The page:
In 43 BC, a momentous event in history is believed to be happened here. Sacerno is indicated as the site where the Roman army generals Octavian, Mark Anthony and Lepidus divided up the Roman empire after the death of Julius Caesar: the Second Triumvirate was born.
The site is today indicated by a Baroque-period column on the banks of the river Lavino. The importance of Sacerno, however, dates back to even more ancient times. Also known in the past as Mezzomondo, up to the 16th century the area was known as San Chierno, a name deriving from the Celtic Kernunnos, the horned god associated with the rivers and the centre of the world.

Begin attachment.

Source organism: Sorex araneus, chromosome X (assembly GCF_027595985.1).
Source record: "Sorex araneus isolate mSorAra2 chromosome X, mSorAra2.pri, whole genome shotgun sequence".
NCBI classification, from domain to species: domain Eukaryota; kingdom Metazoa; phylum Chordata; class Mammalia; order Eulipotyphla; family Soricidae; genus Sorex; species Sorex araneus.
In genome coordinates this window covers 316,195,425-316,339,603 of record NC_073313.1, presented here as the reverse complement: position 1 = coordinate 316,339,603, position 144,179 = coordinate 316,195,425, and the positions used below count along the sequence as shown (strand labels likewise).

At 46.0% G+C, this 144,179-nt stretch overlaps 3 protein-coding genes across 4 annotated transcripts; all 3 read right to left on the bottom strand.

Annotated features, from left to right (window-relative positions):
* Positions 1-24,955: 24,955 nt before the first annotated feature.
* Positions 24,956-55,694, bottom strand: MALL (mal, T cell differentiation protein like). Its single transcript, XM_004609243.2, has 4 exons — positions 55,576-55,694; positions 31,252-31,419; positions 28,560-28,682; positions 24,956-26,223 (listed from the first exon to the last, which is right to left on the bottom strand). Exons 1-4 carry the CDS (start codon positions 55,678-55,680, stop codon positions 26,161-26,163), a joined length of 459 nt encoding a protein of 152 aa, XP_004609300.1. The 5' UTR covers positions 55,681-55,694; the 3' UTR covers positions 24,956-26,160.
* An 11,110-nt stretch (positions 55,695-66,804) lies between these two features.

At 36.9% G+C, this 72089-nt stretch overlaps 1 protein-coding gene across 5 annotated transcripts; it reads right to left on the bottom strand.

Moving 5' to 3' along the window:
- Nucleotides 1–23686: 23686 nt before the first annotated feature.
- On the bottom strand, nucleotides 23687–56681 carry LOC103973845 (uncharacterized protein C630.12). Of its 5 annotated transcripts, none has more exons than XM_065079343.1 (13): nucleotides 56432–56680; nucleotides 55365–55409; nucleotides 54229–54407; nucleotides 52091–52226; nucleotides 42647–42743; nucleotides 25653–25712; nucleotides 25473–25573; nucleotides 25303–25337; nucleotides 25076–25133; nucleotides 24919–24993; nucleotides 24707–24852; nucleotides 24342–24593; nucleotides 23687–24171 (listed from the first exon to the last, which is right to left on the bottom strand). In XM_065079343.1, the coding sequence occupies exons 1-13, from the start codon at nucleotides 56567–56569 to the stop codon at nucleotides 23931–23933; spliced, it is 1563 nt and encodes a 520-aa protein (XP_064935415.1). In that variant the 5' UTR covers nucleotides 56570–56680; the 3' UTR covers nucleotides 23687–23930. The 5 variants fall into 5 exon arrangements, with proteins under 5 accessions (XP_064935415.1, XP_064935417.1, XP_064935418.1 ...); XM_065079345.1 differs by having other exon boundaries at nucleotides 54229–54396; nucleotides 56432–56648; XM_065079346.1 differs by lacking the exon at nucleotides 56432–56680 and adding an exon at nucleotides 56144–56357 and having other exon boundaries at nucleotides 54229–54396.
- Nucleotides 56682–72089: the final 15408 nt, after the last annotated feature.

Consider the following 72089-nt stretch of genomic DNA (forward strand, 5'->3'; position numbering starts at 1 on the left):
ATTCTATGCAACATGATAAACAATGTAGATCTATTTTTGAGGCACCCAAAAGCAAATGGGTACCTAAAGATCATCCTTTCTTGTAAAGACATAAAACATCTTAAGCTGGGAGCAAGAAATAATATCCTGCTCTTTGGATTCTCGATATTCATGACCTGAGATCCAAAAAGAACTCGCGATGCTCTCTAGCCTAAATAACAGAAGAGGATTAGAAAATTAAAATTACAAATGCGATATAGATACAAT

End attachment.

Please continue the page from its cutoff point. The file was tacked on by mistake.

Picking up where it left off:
In the Christian era, in the 8th century, the nearby proto-romantic rotunda of Sant’Elena was built to consecrate a site that had already been sacred to other cults.
The remains of the ancient Church are now part of the highly original bell-tower of the successive Benedictine parish church.
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